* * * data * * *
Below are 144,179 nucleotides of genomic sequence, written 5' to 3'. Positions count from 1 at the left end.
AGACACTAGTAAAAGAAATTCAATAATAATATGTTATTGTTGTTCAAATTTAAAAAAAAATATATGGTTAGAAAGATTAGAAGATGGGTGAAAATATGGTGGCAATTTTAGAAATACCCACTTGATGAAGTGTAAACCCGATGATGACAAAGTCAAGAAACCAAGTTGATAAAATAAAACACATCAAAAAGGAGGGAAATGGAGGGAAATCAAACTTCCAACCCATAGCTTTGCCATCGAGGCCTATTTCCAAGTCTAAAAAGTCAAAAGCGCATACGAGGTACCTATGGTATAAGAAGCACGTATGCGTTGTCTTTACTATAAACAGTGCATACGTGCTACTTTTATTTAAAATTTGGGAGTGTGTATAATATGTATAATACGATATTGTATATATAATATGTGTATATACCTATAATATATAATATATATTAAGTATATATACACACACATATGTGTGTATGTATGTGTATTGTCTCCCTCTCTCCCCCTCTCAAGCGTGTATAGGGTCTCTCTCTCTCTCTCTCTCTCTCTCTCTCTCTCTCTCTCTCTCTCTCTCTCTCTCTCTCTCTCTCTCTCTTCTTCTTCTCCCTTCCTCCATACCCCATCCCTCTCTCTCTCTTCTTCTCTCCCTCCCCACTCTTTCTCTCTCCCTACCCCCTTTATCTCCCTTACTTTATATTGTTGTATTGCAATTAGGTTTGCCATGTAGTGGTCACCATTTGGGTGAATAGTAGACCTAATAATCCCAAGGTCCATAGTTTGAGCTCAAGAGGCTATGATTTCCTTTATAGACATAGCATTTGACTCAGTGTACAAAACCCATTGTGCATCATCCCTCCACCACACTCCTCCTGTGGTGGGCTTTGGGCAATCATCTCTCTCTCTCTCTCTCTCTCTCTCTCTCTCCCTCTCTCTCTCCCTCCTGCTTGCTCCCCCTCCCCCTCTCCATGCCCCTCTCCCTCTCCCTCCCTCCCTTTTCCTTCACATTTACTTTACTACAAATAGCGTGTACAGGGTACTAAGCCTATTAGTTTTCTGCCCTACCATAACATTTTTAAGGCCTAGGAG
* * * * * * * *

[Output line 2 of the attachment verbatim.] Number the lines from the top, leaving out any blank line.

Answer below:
AGACACTAGTAAAAGAAATTCAATAATAATATGTTATTGTTGTTCAAATTTAAAAAAAAATATATGGTTAGAAAGATTAGAAGATGGGTGAAAATATGGTGGCAATTTTAGAAATACCCACTTGATGAAGTGTAAACCCGATGATGACAAAGTCAAGAAACCAAGTTGATAAAATAAAACACATCAAAAAGGAGGGAAATGGAGGGAAATCAAACTTCCAACCCATAGCTTTGCCATCGAGGCCTATTTCCAAGTCTAAAAAGTCAAAAGCGCATACGAGGTACCTATGGTATAAGAAGCACGTATGCGTTGTCTTTACTATAAACAGTGCATACGTGCTACTTTTATTTAAAATTTGGGAGTGTGTATAATATGTATAATACGATATTGTATATATAATATGTGTATATACCTATAATATATAATATATATTAAGTATATATACACACACATATGTGTGTATGTATGTGTATTGTCTCCCTCTCTCCCCCTCTCAAGCGTGTATAGGGTCTCTCTCTCTCTCTCTCTCTCTCTCTCTCTCTCTCTCTCTCTCTCTCTCTCTCTCTCTCTCTCTCTCTCTTCTTCTTCTCCCTTCCTCCATACCCCATCCCTCTCTCTCTCTTCTTCTCTCCCTCCCCACTCTTTCTCTCTCCCTACCCCCTTTATCTCCCTTACTTTATATTGTTGTATTGCAATTAGGTTTGCCATGTAGTGGTCACCATTTGGGTGAATAGTAGACCTAATAATCCCAAGGTCCATAGTTTGAGCTCAAGAGGCTATGATTTCCTTTATAGACATAGCATTTGACTCAGTGTACAAAACCCATTGTGCATCATCCCTCCACCACACTCCTCCTGTGGTGGGCTTTGGGCAATCATCTCTCTCTCTCTCTCTCTCTCTCTCTCTCTCCCTCTCTCTCTCCCTCCTGCTTGCTCCCCCTCCCCCTCTCCATGCCCCTCTCCCTCTCCCTCCCTCCCTTTTCCTTCACATTTACTTTACTACAAATAGCGTGTACAGGGTACTAAGCCTATTAGTTTTCTGCCCTACCATAACATTTTTAAGGCCTAGGAG